While he was celebrating his triumph, someone off-handedly referred to the puzzle as "the Jimmy Cube". So, until Jimmy comes up with a better name, that's going to stick.

Besides, it's easier to say than "Jimmy's Rhombic Triacontahedron".

The model pictured here is made of spruce wood (I needed light weight) with embedded magnets. It is hand painted.

Colored Icosahedron, Easy Version

Built in a similar fasion as the Jimmy Cube above (with magnets embedded in the sides of wooden pieces), this puzzle, when completed, has twenty sides, not thirty. The goal is to arrange the pieces so that the colored sections at the vertices match. There are twelve vertices on a regular icosahedron, so I painted it such that there would be 6 pairs of colors (red, white, green, yellow, blue, and orange).

This is an easier version of a related puzzle I built, which I will document later.

Colored Icosahedron, Hard Version

The same shape as the puzzle above (20-sided), this one is painted differently. The goal is to arrange the pieces so that the colored sections at the edges match.

Because there are many more edges than vertices, and of the independence of the edges' orientations to one another, this puzzle is significantly more difficult than the "easy" icosahedron above.

Surface Mazes

I also enjoy creating mazes. Recently I've been focusing on creating mazes on the surfaces of various geometric shapes (or, more accurately, I've been focusing on creating computer programs which generate random mazes of the surfaces of geometric shapes). Pictured to the right is a maze on the surface of a "buckyball" (i.e. a truncated icosahedron, or soccer ball).

The maze is "perfectly formed", meaning that there are no loops, and every spot on the maze is reachable from every other spot on the maze. This is really just a prototype; I plan to make a nicer one with a solid wood structure beneath the laminated paper surface. The pictured one is simply heavy paper laminated with clear contact paper and taped at the edges of tha faces. The laminate allows one to use an erasable marker on the surface when solving.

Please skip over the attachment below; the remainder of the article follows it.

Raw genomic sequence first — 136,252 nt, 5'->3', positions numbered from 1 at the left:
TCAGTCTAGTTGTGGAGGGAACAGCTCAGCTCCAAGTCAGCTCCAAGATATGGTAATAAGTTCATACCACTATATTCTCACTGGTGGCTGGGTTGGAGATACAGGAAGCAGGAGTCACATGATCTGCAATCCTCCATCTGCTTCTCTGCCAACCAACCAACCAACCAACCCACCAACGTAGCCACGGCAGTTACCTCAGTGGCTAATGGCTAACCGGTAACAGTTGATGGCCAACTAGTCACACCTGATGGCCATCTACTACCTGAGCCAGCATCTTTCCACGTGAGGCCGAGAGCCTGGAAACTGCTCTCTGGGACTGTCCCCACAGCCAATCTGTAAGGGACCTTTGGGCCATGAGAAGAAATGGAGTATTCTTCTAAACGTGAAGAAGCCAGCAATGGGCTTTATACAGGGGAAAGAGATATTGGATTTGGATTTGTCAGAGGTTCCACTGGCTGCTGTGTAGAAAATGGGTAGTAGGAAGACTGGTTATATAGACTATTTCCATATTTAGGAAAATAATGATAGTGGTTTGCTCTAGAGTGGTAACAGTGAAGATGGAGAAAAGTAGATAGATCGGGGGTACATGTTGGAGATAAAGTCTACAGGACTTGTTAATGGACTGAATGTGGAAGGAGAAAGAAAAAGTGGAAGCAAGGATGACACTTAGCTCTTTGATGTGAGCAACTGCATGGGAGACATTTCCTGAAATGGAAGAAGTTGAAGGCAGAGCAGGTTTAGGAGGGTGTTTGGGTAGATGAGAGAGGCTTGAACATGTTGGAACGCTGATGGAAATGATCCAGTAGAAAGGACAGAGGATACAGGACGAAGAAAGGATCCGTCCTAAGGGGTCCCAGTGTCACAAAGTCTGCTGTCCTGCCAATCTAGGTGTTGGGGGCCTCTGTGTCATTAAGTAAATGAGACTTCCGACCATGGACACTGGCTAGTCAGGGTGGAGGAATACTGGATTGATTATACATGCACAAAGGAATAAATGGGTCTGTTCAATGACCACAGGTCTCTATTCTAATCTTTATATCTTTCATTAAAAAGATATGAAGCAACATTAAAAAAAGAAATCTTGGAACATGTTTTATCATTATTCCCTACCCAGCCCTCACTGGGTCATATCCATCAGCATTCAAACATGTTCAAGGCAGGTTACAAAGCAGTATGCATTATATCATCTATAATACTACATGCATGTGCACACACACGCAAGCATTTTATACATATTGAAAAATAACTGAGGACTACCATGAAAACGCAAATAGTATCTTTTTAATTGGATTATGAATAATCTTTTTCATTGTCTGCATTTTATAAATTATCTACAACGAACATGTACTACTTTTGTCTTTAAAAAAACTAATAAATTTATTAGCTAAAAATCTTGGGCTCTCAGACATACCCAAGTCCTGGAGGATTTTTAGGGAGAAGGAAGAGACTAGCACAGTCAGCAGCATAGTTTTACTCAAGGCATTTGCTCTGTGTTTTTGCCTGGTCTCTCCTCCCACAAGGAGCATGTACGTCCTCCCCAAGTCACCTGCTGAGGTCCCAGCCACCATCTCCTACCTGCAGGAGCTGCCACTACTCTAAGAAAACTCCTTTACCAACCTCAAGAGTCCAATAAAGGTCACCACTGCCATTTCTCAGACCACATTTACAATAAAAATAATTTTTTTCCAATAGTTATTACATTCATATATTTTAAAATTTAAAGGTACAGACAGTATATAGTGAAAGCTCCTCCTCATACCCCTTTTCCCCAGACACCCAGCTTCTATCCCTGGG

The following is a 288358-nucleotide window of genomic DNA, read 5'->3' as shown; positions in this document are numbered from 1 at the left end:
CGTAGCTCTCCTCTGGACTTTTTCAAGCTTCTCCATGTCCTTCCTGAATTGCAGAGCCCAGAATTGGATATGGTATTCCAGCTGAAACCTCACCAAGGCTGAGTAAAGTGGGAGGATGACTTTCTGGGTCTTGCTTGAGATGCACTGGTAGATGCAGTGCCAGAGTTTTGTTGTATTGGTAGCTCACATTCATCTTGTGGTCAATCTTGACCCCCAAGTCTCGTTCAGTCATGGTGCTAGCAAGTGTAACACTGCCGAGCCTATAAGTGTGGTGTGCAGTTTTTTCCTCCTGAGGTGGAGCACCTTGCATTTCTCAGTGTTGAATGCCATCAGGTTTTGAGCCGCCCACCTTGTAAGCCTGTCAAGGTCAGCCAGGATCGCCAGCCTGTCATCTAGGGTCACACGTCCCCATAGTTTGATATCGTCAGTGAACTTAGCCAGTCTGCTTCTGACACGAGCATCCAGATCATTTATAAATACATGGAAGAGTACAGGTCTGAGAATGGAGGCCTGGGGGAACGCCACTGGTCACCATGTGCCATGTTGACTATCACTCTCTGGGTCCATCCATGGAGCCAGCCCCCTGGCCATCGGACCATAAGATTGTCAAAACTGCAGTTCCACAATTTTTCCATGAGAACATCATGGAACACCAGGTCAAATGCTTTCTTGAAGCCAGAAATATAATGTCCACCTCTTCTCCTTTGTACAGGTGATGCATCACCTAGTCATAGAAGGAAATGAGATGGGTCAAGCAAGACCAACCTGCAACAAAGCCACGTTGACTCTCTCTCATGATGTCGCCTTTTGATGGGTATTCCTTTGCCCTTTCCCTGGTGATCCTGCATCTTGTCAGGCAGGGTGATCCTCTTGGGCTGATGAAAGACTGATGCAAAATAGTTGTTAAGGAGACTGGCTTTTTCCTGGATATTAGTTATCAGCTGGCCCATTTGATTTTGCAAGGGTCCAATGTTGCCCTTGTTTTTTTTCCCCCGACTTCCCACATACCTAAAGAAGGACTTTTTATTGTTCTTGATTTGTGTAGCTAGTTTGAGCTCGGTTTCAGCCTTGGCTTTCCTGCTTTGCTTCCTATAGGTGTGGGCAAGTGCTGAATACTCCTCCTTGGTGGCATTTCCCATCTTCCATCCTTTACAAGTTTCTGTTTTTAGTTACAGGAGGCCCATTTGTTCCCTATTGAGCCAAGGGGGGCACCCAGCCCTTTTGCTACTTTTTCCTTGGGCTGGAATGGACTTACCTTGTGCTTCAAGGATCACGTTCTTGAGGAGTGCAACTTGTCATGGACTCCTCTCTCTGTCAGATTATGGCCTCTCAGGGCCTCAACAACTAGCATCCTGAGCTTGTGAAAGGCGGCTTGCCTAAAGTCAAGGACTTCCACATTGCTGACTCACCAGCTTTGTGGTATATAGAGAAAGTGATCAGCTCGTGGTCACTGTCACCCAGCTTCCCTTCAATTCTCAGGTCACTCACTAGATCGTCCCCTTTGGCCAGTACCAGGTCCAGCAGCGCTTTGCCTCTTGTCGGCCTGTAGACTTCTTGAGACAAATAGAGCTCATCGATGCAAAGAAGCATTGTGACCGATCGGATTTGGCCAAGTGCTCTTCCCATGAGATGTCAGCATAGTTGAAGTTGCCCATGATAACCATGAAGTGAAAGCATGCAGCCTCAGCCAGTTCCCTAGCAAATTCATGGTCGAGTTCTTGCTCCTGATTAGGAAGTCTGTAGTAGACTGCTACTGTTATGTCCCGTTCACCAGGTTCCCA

I created a maze on the surface of a cube for my first Puzzle Party back in fall of 2004. I did not have one at EPP2, but I expect similar puzzles to crop up again at future Parties.

Color Cube

Pictured here is a rough prototype of a cubic puzle I designed. The cube can be separated into 8 subsections (they slide together with tongues and grooves). This model is fashioned out of wood, and painted.

I hope to make later ones smoother and with a higher degree of precision so that the tongues and grooves fit more snugly. I will also paint the blue section a lighter blue so that it is easier for me to tell it apart from the purple section.


This puzzle was my entry in the 2005 Nob Yoshigahara Puzzle Design Competition (formerly the IPP Design Competition). I have a webpage devoted exclusively to this puzzle. It is a somewhat "open-ended" challenge in that the best possible answer is not immediately obvious (in fact, I still do not know if the best answer so far obtained is the theoretic optimum).

Despite this goal-ambiguity, I very much enjoy this puzzle as I feel it encourages the player to simply manipulate the pieces and try to discover interesting configurations... thus the name.